Social isolation and loneliness
Australian Institute of Health and Welfare (2023) Social isolation and loneliness, AIHW, Australian Government, accessed 09 December 2023.
Australian Institute of Health and Welfare. (2023). Social isolation and loneliness. Retrieved from https://www.aihw.gov.au/reports/australias-welfare/social-isolation-and-loneliness
Social isolation and loneliness. Australian Institute of Health and Welfare, 07 September 2023, https://www.aihw.gov.au/reports/australias-welfare/social-isolation-and-loneliness
Australian Institute of Health and Welfare. Social isolation and loneliness [Internet]. Canberra: Australian Institute of Health and Welfare, 2023 [cited 2023 Dec. 9]. Available from: https://www.aihw.gov.au/reports/australias-welfare/social-isolation-and-loneliness
Australian Institute of Health and Welfare (AIHW) 2023, Social isolation and loneliness, viewed 9 December 2023, https://www.aihw.gov.au/reports/australias-welfare/social-isolation-and-loneliness
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Social isolation and loneliness can be harmful to both mental and physical health. They are considered substantial health and wellbeing issues in Australia because of the impact they have on peoples' lives. Some of the measures implemented in response to the COVID-19 pandemic, such as physical isolation and lockdowns, may have exacerbated pre-existing risk factors for social isolation and loneliness, such as living alone (Lim et al. in press). Information on loneliness associated with the pandemic may also be found on AIHW's suicide and self-harm monitoring website.
Difference between social isolation and loneliness
Social isolation 'means having objectively few social relationships or roles and infrequent social contact' (Badcock et al. 2022:18). It differs from loneliness, which is a 'subjective unpleasant or distressing feeling of a lack of connection to other people, along with a desire for more, or more satisfying, social relationships' (Badcock et al. 2022:18). The 2 concepts may, but do not necessarily, co-exist – a person may be socially isolated but not lonely, or socially connected but feel lonely (Badcock et al. 2022; Relationships Australia 2018).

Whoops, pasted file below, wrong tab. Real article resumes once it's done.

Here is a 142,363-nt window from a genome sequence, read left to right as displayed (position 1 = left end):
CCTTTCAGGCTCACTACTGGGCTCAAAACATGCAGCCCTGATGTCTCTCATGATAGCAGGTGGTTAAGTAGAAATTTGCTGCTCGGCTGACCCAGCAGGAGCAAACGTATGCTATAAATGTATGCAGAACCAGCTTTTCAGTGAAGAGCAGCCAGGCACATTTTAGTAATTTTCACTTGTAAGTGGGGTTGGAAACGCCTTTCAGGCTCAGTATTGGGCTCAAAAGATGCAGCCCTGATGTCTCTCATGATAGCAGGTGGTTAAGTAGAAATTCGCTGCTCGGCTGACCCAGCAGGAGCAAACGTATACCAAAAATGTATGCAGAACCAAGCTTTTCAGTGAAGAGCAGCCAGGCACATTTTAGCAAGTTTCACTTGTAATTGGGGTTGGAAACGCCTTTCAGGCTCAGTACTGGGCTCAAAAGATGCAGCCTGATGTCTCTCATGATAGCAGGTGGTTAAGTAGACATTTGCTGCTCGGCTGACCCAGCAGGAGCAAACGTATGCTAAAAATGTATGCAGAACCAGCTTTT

Loneliness among Australians was already a concerning issue prior to the COVID-19 pandemic, described both as an 'epidemic' and as one of the most pressing public health concerns in Australia (Ending Loneliness Together 2022). Data from the longitudinal Household Income and Labour Dynamics in Australia (HILDA) Survey shows that, consistently from 2001 to 2021, about 1 in 5 Australians agreed with the statement 'I often feel very lonely'.
Social isolation and loneliness a risk for premature death
The risk of premature death associated with social isolation and loneliness is similar to the risk of premature death associated with well-known risk factors such as obesity, based on a meta-analysis of research in Europe, North American, Asia and Australia (Holt-Lunstad et al. 2015).
An increasing number of people aged under 24, especially females, have reported experiencing loneliness since 2015. According to AIHW analysis of the HILDA Survey data, more than 1 in 4 women aged 18–24 agreed with the statement ‘I often feel very lonely’ in 2021, an increase from less than
1 in 5 in 2015.
COVID-19 Impact Monitoring data showed that in April 2020, during the nation-wide lockdown, almost half (46%) of respondents reported feeling lonely at least some of the time in the past week – the highest level recorded since the start of the pandemic (Biddle et al. 2022). Loneliness has generally declined since the early 2020 nation-wide lockdown, fluctuating slightly in the 2 years since, however by October 2022 more than one-third (36%) of Australian adults reported experiencing loneliness at least some of the time in the week prior to the survey. Throughout the pandemic, people aged 18–24 years had the highest levels of loneliness (Biddle and Gray 2022).
Australia lacks comparable data on loneliness that would allow for reliable international comparisons. Recently, a systematic worldwide review of loneliness was conducted across 113 countries, led by Australian researchers. Australia was not able to be compared with other countries, due to lack of comparable prevalence data, except for people aged 12–17 (Surkalim et al. 2022). The Organisation for Economic Co-operation and Development has no comparable data for Australia on its measures of ‘people feeling lonely’ and ‘people feeling left out of society’ (OECD 2022).
The frequency of social contact has been declining across all age groups in Australia for decades, with data from the HILDA survey showing a relative decline of 11% overall from 2001 to 2020 (Figure 1). Although people aged 15–24 have the highest frequency of social contact overall, on average, getting together with others about once a week, they have also shown the greatest relative decline (17%) over this period (Botha 2022). People completing surveys may define ‘social contact’ differently, for example, some people may consider online contact, including via text only, as social contact, while others may not. As such, the extent of social isolation may vary between studies, depending on how social isolation is defined.
Figure 1: Average frequency of social contact, by age group, 2001 to 2021
Line graph showing the average frequency of social contact from 2011 to 2021 by age group. Frequency of social contact has declined across all age groups, with a marked drop from 2019 to 2020, especially among people aged 15–24. Frequency of social contact continued to decrease in all age groups in 2021.
Note: Scoring is reversed from the corresponding HILDA variable (_LSSOCAL). Higher numbers correspond with higher frequency of social contact.